4 Reasons for Rejection: Why Your Personal Loan Was Declined

It doesn’t matter how badly you need help in an unexpected emergency, getting rejected is a possibility any time you apply for a personal loan. But you can lower the chances you get denied by understanding why you might get rejected in the first place.

Here are four common reasons why people get rejected and what you can do about it.

1. Your Credit Score is Too Low

Any legitimate lender will check your credit before they approve your application. This check shows them how you’ve handled loans in the past to give them an idea of how you’ll handle their loan, if they approve it. 

Some online direct lenders may reject you at any sign of trouble, so poor credit could be the reason why your application gets thrown out. 

Luckily, not all lenders have the same opinion about bad credit. 

A lender like MoneyKey may be willing to work with bad credit borrowers, provided you meet other eligibility requirements. You can find out what those requirements are before you apply for an installment loan through MoneyKey by checking out the lender’s homepage. 

2. You Made a Mistake

Accidentally inverting your social security numbers or forgetting a digit in your bank account number can result in rejection. The same goes for spelling mistakes in your address or employer info. 

That’s because online direct lenders use this information to confirm you are who you say you are. A minor error casts doubt on your identity if things don’t add up. Your lender may not even be able to conduct a credit check if the mistake is big enough.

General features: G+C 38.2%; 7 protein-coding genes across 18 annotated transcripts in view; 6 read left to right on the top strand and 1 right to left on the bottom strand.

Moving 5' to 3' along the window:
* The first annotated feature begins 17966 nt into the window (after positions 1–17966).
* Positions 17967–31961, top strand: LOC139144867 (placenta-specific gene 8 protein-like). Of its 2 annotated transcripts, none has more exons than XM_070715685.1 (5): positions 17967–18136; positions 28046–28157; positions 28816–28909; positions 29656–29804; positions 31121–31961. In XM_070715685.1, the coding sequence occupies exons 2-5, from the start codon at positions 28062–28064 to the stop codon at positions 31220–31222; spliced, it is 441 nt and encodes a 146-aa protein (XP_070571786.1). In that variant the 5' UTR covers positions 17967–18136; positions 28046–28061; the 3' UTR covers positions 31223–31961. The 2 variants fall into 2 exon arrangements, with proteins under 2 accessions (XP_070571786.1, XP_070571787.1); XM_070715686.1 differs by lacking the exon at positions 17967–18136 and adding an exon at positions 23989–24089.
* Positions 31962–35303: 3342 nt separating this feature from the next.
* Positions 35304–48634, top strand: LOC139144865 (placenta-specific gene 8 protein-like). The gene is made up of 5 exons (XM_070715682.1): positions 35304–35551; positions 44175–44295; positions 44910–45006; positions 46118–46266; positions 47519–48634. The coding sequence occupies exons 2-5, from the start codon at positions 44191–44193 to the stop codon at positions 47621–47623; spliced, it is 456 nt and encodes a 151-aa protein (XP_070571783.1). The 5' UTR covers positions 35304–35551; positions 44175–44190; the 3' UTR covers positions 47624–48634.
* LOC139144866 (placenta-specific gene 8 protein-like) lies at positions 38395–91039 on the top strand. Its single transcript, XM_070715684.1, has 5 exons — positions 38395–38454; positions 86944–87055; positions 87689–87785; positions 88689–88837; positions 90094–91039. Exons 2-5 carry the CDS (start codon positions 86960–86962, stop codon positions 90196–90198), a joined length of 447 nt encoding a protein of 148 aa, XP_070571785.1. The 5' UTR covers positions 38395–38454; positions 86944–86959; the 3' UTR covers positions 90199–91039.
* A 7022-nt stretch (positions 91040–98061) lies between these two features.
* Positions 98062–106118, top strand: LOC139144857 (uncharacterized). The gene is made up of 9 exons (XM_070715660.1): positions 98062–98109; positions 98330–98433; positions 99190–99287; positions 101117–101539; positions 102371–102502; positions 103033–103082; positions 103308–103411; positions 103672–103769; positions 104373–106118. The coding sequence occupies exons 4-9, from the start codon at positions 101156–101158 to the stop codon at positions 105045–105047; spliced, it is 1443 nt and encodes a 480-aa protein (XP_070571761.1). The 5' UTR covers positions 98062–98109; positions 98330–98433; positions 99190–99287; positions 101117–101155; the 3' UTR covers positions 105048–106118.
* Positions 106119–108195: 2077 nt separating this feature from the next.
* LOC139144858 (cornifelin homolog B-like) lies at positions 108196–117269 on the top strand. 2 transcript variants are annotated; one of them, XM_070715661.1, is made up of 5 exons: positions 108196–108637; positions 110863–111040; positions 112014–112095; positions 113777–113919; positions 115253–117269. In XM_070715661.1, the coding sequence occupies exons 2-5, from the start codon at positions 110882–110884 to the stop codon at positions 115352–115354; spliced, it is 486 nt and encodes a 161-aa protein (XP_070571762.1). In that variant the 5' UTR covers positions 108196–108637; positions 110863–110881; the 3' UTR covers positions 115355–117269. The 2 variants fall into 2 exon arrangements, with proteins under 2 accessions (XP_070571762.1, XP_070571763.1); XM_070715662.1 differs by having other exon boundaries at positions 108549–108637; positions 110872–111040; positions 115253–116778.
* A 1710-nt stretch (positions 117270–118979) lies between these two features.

Luckily, this problem has an easy fix: simply reapply and review your application for mistakes before sending it off.

3. You Already Have Too Much Debt 

Another reason why you might be denied funding is to do with your existing debt. Some online direct lenders check your debt-to-income ratio. 

A debt-to-income ratio shows how much of your net pay goes towards existing lines of credit, installment loans, auto loans, and credit cards. Generally speaking, lenders want to see a DTI of 40% or lower

Anything above this threshold tells a lender a lot of your income is tied up with other loans. Realistically, you may not be able to afford another loan on top of everything else.

Paying down debt is one way to lower your DTI ratio. But it may be an impossible target if you’re in the market for another loan. 

A more realistic option might be to get a second job. This extra money will lower your DTI, even if you do nothing to lower your debt.

4. You Don’t Earn Enough Money

You may want to boost your income, even if your lender doesn’t check DTI. 

Some online direct lenders review your employment history and pay schedule to determine if you get paid enough to pay them back on time. 

If you earn less than what you need to juggle essential bills and their loan payments at the same time, a lender may reject you. 

Increasing your income isn’t easy, but it’s worth looking into. This thinking can set you down a path that eventually leads to a new job, career, or a side gig that pays big bucks. 

Bottom Line

If you get rejected, don’t take it personally. There’s usually a reason why a lender denies loans to borrowers. Find out why to figure out what you need to do to see an approval next time.

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